Do some of us live alternate lives concurrent with our main, conscious ones? In these main lives, we work, shave, mow lawns. But: Do ethereal versions of ourselves teleport secretly, perhaps invisibly, of their own accord to our homes-away-from-home? And do they live there, idling in Buen Retiro Park or riding bullet trains because they can?

Is ethereal me crashing a luau right now, or drinking milk tea on Kowloon Peak?

Kristan Lawson, used with permission
Source: Kristan Lawson, used with permission

I theorize that nearly everyone has places which perhaps they've never seen or even thought about but in which they truly belong. These homes-away-from-home are as such not because of ancestry or friends or "I've loved Goa ever since I saw The Bourne Supremacy" but because everyplace in the world is a constellation of ten thousand aspects and sometimes these aspects line up perfectly to suit a certain soul. Flora, fauna, history, climate, culture -- even doorknobs and clown suits coalesce to beckon or sicken us. 

This city where I live is a true home-away-from-home for some, but not for me.

Yet here I am, sipping a hot drink in my home-that-is-not-home. As are many of you.

This does not mean we don't appreciate the merits of these places where we live, which others love, which we have tried to love and which we would love if we could. Less longing, less fish-out-of-waterism: Who wouldn't want that? We aren't spoiled brats. And we understand that this conundrum has different, life-or-death meanings for political refugees.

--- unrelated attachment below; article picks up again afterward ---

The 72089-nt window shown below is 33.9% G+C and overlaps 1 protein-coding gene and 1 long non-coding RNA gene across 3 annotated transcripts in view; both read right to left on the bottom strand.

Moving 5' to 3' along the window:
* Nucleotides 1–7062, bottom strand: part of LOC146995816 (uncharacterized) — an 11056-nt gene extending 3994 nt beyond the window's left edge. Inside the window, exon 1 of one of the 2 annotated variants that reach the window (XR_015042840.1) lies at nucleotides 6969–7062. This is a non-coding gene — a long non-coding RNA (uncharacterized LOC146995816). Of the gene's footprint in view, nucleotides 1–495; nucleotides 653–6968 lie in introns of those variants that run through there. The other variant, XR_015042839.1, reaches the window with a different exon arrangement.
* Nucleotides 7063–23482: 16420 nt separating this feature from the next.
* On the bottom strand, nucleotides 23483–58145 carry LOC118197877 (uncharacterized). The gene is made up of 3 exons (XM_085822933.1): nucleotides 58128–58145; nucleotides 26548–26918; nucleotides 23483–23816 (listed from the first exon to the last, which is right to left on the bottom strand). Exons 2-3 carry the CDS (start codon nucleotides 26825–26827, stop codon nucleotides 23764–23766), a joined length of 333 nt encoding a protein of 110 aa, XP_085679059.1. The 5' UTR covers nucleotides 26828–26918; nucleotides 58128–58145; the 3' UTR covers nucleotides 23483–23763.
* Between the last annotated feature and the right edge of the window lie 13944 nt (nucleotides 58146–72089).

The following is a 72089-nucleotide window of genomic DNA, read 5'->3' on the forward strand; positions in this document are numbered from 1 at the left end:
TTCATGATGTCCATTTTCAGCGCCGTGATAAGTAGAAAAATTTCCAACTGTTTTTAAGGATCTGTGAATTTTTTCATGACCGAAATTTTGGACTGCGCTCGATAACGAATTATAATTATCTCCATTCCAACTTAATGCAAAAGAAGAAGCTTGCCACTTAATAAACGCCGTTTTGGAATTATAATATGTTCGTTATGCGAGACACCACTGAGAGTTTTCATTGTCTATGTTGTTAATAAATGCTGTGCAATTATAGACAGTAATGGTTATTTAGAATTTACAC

So: Does dwelling in homes-that-are-not-homes trigger depression and anxiety? How deep might this tragedy be? Is it traumatic trying fruitlessly to feel and act at home, year after year? If so, and if we can't, won't or don't move, what can we do? 

Face facts. Accept that our "homes" aren't our homes. And yes, this hurts. I struggle with it on the street, surrounded by smug faces that make me want to squirt Silly String at them or scream.

Yet it is an epiphany. It frees us from feeling like freaks. It also frees us from blaming ourselves for anomie that's not our fault. Would we blame cream for curdling in lemonade? It is also a comfort: We, the legion of Not-Homers, can say: Whatever happens in my home-that-is-not-home, somewhere out there I would feel welcome. I would laugh. I might not know its name, but it exists on maps. Its hot lunches await me. Its wind would be music to my ears. 

Kristan Lawson, used with permission
Source: Kristan Lawson, used with permission

Maybe I'll find it -- for the first time, or again.

But for now: How reassuring just to know it's real. Harsh as it feels at first, this revelation helps us hate our homes-that-are-not-homes a little less. They're not trying to kill us. They just do it inadvertently, going about their jolly ways, sometimes.